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dc.contributor.authorKOUMENTA, Men_US
dc.contributor.authorPagliero, Men_US
dc.date.accessioned2018-12-03T10:21:02Z
dc.date.available2018-11-07en_US
dc.date.issued2018-11-27en_US
dc.date.submitted2018-11-08T15:43:16.972Z
dc.identifier.issn0007-1080en_US
dc.identifier.urihttp://qmro.qmul.ac.uk/xmlui/handle/123456789/53464
dc.description.abstractWe present the first EU-wide study on the prevalence and labour market impactof occupational regulation in the European Union. Drawing on a new EU Surveyof Regulated Occupations, we find that licensing affects about 22 per cent ofworkers in the European Union, although there is significant variability acrossmember states and occupations. On average, licensing is associated with a 4per cent higher hourly wage. Using decomposition techniques we show that rentcapture accounts for one-third of this effect and the remainder is attributed tosignalling. We find considerable heterogeneity in the wage gains by occupationand level of educational attainment. Finally, occupational licensing increaseswage inequality. After accounting for composition effects, licensing increases thestandard deviation of wages by about 0.02 log pointsen_US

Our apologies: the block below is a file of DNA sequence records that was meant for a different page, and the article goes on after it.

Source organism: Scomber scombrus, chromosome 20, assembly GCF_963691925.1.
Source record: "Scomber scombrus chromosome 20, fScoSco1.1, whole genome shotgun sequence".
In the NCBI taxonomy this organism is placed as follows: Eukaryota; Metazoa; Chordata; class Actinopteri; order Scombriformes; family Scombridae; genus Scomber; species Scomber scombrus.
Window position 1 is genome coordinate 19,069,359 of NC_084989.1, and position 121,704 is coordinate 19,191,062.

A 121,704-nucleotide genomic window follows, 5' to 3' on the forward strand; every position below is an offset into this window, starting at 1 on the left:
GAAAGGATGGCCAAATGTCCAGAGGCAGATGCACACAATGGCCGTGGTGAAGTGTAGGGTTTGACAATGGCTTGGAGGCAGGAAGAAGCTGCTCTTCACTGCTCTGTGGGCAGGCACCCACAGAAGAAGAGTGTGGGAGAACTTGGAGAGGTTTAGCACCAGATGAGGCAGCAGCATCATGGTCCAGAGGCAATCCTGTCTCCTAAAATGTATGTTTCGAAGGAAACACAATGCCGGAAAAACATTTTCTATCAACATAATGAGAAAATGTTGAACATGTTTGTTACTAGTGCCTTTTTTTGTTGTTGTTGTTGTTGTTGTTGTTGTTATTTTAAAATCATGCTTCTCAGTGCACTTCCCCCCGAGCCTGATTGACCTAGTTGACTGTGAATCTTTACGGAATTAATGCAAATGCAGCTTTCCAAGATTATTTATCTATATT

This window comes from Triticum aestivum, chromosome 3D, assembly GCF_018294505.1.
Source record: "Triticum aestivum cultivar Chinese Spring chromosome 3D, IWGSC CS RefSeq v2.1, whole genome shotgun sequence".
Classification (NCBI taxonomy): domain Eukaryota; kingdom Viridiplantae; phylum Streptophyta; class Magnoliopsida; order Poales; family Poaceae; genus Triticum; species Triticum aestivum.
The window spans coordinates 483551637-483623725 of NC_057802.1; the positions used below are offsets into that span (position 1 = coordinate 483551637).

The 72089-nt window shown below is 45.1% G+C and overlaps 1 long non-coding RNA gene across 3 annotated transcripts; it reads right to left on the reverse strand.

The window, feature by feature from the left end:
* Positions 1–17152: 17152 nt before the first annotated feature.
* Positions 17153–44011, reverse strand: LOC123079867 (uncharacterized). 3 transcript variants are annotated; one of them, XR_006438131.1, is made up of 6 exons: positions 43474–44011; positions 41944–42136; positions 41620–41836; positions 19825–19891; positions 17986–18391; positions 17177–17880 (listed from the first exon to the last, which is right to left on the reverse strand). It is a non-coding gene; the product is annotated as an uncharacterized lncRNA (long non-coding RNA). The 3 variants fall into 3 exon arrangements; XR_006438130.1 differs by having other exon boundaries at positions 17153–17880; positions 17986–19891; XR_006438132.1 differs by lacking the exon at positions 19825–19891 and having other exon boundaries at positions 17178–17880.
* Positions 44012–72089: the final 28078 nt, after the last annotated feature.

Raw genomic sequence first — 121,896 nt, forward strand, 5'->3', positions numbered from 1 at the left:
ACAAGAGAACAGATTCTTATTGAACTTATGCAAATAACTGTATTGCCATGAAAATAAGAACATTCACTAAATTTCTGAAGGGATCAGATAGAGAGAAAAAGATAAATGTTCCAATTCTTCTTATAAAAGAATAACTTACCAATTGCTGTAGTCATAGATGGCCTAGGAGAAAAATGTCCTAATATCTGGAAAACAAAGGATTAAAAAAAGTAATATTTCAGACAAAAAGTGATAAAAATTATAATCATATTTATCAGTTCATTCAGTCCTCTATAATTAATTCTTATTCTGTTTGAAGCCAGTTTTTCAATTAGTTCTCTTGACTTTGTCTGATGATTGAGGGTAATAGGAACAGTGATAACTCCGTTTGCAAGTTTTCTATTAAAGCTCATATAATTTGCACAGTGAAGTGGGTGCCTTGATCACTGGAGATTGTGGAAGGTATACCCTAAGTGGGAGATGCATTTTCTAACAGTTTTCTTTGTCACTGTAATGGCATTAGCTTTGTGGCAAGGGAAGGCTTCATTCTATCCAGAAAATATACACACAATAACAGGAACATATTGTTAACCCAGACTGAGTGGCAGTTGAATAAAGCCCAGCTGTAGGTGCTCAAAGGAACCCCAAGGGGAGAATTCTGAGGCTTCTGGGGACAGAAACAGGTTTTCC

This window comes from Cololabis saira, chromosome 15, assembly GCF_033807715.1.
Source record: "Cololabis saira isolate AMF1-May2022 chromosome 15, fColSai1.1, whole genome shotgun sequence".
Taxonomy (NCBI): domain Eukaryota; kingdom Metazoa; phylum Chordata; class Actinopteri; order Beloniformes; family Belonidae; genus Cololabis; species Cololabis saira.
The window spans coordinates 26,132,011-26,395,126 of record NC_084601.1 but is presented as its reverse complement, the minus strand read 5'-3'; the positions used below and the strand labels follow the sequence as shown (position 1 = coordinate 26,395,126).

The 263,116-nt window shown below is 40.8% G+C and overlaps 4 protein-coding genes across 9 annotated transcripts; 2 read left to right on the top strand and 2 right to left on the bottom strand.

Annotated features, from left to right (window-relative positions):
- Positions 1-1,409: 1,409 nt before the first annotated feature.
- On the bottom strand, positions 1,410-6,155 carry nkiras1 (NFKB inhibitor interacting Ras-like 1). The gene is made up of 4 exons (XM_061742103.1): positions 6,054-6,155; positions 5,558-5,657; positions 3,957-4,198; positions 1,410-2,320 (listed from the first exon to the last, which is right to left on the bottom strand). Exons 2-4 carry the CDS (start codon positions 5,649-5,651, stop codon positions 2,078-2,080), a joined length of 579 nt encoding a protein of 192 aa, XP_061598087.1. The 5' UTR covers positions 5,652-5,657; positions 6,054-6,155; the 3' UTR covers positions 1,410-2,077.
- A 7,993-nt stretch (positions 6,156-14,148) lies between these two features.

dc.format.extent? - ? (32)en_US
dc.languageEnglishen_US
dc.language.isoenen_US
dc.publisherWileyen_US
dc.relation.ispartofBritish Journal of Industrial Relationsen_US
dc.titleOccupational Regulation in the European Union: Coverage and Wage Effectsen_US
dc.typeArticle
dc.rights.holder© 2018 John Wiley & Sons Ltd.
dc.identifier.doi10.1111/bjir.12441en_US
pubs.notesNot knownen_US
pubs.publication-statusPublisheden_US
pubs.publisher-urlhttps://onlinelibrary.wiley.com/doi/epdf/10.1111/bjir.12441en_US
dcterms.dateAccepted2018-11-07en_US


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